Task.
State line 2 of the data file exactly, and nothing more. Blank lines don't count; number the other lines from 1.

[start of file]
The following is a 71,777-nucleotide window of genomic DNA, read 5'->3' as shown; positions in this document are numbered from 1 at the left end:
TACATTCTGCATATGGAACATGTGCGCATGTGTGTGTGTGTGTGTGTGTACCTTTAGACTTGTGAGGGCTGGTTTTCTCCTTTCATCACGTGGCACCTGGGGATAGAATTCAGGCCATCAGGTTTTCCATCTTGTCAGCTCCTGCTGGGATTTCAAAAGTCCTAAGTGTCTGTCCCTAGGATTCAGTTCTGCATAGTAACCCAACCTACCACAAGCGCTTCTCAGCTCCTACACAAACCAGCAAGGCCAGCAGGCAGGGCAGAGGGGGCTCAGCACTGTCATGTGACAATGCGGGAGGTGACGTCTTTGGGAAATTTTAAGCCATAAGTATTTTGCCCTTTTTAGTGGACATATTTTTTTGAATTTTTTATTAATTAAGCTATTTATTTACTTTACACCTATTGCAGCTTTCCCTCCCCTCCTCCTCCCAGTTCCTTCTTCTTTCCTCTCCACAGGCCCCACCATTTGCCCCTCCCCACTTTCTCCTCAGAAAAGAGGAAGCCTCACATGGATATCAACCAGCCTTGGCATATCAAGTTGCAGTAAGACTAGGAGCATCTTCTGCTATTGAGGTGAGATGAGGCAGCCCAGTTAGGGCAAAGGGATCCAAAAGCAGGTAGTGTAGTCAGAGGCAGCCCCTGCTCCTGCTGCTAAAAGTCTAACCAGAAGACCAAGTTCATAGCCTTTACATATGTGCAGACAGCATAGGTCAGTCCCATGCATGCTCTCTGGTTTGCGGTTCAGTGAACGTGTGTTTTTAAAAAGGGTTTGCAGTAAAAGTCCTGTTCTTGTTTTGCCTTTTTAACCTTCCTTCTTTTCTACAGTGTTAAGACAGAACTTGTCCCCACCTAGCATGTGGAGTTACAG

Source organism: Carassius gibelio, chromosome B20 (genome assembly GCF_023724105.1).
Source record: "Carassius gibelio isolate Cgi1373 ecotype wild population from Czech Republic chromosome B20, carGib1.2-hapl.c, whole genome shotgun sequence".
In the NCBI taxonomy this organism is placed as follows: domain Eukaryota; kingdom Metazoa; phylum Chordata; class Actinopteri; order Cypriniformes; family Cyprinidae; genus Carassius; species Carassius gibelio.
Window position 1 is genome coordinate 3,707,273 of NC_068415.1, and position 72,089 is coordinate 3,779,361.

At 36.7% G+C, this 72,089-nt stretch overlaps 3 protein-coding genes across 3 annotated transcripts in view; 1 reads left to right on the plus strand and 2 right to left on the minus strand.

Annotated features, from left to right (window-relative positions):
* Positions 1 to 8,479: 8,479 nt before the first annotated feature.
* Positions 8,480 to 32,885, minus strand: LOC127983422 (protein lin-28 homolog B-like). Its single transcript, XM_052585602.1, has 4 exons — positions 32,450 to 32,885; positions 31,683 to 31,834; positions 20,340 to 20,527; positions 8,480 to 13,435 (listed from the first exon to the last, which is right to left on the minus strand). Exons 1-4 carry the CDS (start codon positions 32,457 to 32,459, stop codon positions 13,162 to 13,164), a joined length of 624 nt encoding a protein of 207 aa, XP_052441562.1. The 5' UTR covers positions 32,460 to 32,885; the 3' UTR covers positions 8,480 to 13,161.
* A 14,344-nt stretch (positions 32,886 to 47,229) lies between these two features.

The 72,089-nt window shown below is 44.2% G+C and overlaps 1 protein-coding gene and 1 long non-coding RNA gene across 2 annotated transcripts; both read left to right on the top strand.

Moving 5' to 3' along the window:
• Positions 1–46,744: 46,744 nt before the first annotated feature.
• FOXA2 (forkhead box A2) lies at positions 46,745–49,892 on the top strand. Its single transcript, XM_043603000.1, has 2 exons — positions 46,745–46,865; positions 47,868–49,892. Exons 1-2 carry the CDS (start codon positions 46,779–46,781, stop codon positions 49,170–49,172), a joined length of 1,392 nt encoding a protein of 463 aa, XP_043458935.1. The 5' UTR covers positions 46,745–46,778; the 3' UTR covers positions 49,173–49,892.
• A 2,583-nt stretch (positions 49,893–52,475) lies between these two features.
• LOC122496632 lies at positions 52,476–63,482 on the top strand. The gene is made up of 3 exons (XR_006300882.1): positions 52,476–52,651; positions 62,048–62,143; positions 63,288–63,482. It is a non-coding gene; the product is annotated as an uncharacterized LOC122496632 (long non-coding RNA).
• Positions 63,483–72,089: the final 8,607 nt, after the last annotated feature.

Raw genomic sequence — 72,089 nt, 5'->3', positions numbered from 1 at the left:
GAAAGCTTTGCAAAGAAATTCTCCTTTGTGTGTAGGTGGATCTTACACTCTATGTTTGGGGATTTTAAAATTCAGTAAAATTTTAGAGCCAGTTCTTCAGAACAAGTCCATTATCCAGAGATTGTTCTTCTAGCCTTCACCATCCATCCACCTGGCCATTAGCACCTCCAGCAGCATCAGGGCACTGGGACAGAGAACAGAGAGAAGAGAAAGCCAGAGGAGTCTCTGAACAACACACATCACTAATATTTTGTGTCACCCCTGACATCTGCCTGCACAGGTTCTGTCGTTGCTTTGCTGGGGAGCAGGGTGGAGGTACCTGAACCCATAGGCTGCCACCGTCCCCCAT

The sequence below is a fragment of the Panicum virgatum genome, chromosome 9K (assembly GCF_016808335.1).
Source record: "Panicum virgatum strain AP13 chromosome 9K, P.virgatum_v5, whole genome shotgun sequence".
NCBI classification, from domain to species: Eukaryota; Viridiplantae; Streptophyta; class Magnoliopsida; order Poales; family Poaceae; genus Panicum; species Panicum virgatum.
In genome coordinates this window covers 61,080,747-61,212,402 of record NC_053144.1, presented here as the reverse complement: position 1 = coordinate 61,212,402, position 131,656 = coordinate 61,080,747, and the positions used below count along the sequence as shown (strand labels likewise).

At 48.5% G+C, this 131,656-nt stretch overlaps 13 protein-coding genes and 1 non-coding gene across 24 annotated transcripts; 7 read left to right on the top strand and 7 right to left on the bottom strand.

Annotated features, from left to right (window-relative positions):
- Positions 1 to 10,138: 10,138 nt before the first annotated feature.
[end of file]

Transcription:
TACATTCTGCATATGGAACATGTGCGCATGTGTGTGTGTGTGTGTGTGTACCTTTAGACTTGTGAGGGCTGGTTTTCTCCTTTCATCACGTGGCACCTGGGGATAGAATTCAGGCCATCAGGTTTTCCATCTTGTCAGCTCCTGCTGGGATTTCAAAAGTCCTAAGTGTCTGTCCCTAGGATTCAGTTCTGCATAGTAACCCAACCTACCACAAGCGCTTCTCAGCTCCTACACAAACCAGCAAGGCCAGCAGGCAGGGCAGAGGGGGCTCAGCACTGTCATGTGACAATGCGGGAGGTGACGTCTTTGGGAAATTTTAAGCCATAAGTATTTTGCCCTTTTTAGTGGACATATTTTTTTGAATTTTTTATTAATTAAGCTATTTATTTACTTTACACCTATTGCAGCTTTCCCTCCCCTCCTCCTCCCAGTTCCTTCTTCTTTCCTCTCCACAGGCCCCACCATTTGCCCCTCCCCACTTTCTCCTCAGAAAAGAGGAAGCCTCACATGGATATCAACCAGCCTTGGCATATCAAGTTGCAGTAAGACTAGGAGCATCTTCTGCTATTGAGGTGAGATGAGGCAGCCCAGTTAGGGCAAAGGGATCCAAAAGCAGGTAGTGTAGTCAGAGGCAGCCCCTGCTCCTGCTGCTAAAAGTCTAACCAGAAGACCAAGTTCATAGCCTTTACATATGTGCAGACAGCATAGGTCAGTCCCATGCATGCTCTCTGGTTTGCGGTTCAGTGAACGTGTGTTTTTAAAAAGGGTTTGCAGTAAAAGTCCTGTTCTTGTTTTGCCTTTTTAACCTTCCTTCTTTTCTACAGTGTTAAGACAGAACTTGTCCCCACCTAGCATGTGGAGTTACAG